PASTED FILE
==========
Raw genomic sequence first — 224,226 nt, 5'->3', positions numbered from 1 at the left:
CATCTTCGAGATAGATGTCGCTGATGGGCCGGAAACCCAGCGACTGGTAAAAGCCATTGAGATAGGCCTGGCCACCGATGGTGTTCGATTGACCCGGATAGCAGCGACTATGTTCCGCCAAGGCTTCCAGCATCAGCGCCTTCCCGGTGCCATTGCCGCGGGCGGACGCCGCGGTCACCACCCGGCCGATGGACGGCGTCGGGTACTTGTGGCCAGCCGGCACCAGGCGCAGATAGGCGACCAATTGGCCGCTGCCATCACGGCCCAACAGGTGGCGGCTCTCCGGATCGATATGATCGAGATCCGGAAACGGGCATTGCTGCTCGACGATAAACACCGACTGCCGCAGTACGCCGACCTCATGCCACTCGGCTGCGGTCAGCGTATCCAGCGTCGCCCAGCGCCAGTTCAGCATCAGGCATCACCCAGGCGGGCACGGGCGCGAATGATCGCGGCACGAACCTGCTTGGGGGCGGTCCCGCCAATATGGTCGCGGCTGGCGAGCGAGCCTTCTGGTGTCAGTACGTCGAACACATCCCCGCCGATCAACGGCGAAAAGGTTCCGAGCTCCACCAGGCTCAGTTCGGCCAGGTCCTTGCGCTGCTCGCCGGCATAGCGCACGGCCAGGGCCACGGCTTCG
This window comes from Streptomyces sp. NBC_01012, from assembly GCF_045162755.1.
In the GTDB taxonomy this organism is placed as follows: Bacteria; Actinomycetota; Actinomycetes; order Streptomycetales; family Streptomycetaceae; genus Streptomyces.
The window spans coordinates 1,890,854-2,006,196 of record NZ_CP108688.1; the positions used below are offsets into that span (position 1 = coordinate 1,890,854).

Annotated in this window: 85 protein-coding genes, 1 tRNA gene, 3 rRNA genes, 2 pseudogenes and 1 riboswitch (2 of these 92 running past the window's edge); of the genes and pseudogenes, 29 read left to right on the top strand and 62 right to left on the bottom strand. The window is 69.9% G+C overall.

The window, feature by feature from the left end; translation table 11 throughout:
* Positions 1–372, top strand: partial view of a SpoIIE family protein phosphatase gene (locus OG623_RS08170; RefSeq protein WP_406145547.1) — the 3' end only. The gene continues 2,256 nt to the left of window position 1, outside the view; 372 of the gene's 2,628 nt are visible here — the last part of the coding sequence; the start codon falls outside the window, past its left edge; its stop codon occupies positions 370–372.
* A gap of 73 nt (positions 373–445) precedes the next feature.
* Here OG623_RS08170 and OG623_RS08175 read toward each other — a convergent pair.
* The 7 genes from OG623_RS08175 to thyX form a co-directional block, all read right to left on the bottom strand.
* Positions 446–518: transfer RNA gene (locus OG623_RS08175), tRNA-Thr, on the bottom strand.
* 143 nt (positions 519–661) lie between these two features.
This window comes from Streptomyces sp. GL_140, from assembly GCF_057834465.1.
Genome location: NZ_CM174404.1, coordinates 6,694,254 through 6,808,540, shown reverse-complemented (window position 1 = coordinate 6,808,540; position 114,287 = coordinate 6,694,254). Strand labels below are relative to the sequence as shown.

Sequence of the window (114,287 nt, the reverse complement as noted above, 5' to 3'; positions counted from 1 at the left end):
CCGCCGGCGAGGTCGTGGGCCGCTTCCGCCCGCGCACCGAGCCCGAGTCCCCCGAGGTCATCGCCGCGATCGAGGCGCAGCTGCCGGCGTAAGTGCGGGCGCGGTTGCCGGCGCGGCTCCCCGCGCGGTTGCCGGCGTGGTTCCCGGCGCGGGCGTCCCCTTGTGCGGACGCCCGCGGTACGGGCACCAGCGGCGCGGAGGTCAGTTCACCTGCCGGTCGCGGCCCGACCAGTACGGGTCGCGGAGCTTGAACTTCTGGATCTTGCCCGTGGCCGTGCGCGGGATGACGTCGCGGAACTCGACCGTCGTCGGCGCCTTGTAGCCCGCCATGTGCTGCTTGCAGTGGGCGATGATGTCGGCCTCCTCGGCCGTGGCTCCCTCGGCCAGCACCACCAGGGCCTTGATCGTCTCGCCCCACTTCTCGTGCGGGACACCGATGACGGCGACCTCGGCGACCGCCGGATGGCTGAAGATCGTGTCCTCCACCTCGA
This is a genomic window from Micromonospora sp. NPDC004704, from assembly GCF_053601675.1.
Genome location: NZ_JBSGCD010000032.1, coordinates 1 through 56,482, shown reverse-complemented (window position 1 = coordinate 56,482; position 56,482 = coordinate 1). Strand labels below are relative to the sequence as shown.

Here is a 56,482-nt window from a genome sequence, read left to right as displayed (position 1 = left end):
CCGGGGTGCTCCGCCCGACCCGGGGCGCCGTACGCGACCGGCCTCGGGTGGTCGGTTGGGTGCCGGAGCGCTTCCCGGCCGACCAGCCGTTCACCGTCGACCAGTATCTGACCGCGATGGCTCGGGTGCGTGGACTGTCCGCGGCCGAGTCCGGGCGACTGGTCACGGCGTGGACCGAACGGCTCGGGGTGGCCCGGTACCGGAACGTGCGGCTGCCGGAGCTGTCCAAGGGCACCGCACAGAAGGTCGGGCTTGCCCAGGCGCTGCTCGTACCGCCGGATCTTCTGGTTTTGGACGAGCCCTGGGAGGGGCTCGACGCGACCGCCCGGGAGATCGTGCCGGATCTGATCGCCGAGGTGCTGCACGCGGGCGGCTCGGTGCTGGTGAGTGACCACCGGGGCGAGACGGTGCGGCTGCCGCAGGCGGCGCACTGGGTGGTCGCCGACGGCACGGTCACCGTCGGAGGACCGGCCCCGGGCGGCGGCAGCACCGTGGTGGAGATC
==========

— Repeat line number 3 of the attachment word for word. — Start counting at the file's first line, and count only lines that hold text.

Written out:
This window comes from Streptomyces sp. NBC_01012, from assembly GCF_045162755.1.